Interestingly, the profitability of five of the jockeys in the September-onwards period improves when you consider only their more fancied rides, which were deemed to be those returned at SPs of 5-1 or shorter, and in this price band the mounts of Richard Hughes in 2010 and De Sousa in 2011 returned respective profits of £6.85 and £16.65 (Table 2).
These jockeys’ records with rides bigger than 12-1 were generally awful. Sanders (2007) and Hughes (2010) didn’t have a single winner priced at bigger than 12-1 from September onwards.
So inevitably a jockey’s approach to riding winners is more scattergun during a title struggle and, as starting price is proving effective in identifying when such a rider is on a live chance, Crowley and De Sousa strike me as being more likely to show a profit from now on with their fancied mounts rather than when partnering big-priced outsiders.
Getting to the bottom of why Hughes (2010) and De Sousa (2011) were profitable to follow at 5-1 or shorter from September onwards reveals how trainers influence the jockeys’ title, and the form of the stables Crowley and De Sousa ride for could be crucial in determining which jockey prevails.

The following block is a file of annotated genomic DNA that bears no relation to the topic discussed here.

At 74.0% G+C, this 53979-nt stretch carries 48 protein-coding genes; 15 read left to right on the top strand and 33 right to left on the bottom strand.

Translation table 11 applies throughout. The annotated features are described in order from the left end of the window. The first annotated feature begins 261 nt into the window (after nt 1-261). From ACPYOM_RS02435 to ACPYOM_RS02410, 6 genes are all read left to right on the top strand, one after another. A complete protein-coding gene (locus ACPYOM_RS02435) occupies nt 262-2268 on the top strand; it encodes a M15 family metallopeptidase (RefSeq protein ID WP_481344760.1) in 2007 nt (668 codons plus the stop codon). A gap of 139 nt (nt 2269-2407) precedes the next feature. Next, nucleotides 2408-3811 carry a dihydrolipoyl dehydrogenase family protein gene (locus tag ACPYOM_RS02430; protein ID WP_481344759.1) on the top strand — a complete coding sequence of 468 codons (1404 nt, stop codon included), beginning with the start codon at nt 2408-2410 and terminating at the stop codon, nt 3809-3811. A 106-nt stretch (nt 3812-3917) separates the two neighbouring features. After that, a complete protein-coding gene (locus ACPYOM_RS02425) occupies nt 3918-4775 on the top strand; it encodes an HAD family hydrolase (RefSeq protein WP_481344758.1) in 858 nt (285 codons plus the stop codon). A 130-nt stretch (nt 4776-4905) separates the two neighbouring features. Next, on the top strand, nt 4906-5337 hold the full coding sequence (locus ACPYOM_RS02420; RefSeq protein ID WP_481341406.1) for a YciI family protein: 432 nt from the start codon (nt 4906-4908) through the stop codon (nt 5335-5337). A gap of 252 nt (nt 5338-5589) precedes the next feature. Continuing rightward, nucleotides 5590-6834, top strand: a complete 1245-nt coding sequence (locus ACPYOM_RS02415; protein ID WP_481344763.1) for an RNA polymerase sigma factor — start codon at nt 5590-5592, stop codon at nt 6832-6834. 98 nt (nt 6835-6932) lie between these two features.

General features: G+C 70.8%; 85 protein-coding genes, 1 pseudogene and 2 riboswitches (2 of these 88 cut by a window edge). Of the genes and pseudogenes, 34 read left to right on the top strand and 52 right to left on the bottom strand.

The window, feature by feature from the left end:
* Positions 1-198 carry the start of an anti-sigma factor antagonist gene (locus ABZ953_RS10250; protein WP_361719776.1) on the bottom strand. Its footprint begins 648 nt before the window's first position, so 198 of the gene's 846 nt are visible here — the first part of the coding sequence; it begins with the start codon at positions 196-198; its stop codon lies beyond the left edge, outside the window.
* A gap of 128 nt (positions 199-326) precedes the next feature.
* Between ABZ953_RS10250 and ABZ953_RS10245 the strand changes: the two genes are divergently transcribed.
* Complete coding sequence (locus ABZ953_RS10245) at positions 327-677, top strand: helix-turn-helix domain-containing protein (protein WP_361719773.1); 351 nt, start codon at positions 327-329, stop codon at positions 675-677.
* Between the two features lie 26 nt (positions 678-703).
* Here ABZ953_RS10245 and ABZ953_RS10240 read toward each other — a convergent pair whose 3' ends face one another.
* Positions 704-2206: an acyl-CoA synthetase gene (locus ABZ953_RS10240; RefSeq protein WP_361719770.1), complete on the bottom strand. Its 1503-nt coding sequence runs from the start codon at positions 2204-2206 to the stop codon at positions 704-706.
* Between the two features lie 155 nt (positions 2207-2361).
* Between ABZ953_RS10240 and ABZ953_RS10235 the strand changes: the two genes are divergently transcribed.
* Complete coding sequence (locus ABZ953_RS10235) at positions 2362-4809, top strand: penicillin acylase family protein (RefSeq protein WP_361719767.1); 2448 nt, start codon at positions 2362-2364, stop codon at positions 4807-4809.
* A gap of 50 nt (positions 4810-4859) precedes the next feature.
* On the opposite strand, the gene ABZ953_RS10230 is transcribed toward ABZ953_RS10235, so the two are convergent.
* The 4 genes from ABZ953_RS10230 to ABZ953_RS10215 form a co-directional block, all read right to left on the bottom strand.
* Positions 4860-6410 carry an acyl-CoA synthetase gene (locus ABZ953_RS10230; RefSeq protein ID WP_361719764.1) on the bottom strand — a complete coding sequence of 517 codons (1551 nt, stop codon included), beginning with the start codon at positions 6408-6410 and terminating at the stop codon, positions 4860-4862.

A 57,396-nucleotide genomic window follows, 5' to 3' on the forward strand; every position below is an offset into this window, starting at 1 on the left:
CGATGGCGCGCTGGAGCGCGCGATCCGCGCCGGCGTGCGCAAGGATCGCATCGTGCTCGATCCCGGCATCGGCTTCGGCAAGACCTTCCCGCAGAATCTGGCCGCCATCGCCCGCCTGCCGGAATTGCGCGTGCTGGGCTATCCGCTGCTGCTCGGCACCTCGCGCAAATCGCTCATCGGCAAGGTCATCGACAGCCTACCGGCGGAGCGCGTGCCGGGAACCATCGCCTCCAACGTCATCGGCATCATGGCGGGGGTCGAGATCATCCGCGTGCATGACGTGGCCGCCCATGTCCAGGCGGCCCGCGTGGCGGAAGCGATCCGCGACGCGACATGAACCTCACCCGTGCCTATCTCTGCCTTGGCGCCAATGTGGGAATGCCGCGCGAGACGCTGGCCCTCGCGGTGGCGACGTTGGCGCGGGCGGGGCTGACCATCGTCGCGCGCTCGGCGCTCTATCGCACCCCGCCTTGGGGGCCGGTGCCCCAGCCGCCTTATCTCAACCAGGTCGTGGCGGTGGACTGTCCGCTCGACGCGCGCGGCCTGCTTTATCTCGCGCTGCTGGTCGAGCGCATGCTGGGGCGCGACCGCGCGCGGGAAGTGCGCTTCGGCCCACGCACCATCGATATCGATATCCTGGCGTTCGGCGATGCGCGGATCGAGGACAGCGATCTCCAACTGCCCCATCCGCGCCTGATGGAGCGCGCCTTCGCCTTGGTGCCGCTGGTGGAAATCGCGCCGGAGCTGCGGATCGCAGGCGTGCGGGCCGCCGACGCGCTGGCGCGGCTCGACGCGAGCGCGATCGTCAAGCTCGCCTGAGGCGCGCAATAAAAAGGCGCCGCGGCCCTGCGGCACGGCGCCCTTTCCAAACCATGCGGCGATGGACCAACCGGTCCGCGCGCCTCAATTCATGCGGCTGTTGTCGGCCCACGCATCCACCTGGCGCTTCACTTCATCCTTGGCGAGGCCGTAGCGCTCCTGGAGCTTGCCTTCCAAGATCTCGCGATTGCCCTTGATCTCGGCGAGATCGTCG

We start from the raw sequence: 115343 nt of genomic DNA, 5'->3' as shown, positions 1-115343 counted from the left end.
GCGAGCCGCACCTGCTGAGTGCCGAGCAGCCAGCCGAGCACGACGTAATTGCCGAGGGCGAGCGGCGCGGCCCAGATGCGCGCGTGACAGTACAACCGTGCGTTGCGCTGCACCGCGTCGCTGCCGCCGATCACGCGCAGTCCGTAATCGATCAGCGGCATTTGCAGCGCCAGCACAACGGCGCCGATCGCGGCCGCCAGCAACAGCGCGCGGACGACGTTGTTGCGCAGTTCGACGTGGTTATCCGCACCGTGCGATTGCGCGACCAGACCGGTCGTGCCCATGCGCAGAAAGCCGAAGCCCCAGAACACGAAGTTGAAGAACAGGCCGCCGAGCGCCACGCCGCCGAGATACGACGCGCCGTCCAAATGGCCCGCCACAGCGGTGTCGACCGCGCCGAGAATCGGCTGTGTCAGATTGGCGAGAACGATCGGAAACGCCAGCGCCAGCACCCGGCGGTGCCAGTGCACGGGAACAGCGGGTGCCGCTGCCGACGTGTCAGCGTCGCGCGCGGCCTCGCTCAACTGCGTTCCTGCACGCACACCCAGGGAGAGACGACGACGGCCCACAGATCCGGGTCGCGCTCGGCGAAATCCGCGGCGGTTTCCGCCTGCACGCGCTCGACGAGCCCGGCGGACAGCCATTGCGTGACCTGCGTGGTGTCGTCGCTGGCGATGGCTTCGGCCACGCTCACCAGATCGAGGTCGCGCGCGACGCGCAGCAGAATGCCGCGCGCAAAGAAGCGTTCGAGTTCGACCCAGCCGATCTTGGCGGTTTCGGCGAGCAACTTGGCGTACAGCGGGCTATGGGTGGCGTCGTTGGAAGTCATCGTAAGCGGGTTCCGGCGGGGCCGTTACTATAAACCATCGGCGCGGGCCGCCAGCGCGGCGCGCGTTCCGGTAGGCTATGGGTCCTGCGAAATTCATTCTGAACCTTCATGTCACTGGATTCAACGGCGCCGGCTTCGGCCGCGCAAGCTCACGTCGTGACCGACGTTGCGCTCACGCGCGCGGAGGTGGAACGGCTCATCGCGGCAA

The main reason Hughes showed a profit in this price range was his performances for principal employer Richard Hannon snr, with 21 of their 66 runners hitting the target for gains of £11.78. Hughes needed the support of this stable, which had supplied him with 86 winners before September, to sustain his title bid.
De Sousa returned a profit at 5-1 or shorter because of his rides for Mark Johnston and it was those winners that allowed the jockey to challenge Hanagan. A Johnston runner is often a force to be reckoned with when the stable is hot and, from September onwards, a remarkable 24 of De Sousa’s 56 rides for the stable who started at 5-1 or shorter rewarded their backers, for a whopping profit of £31.35.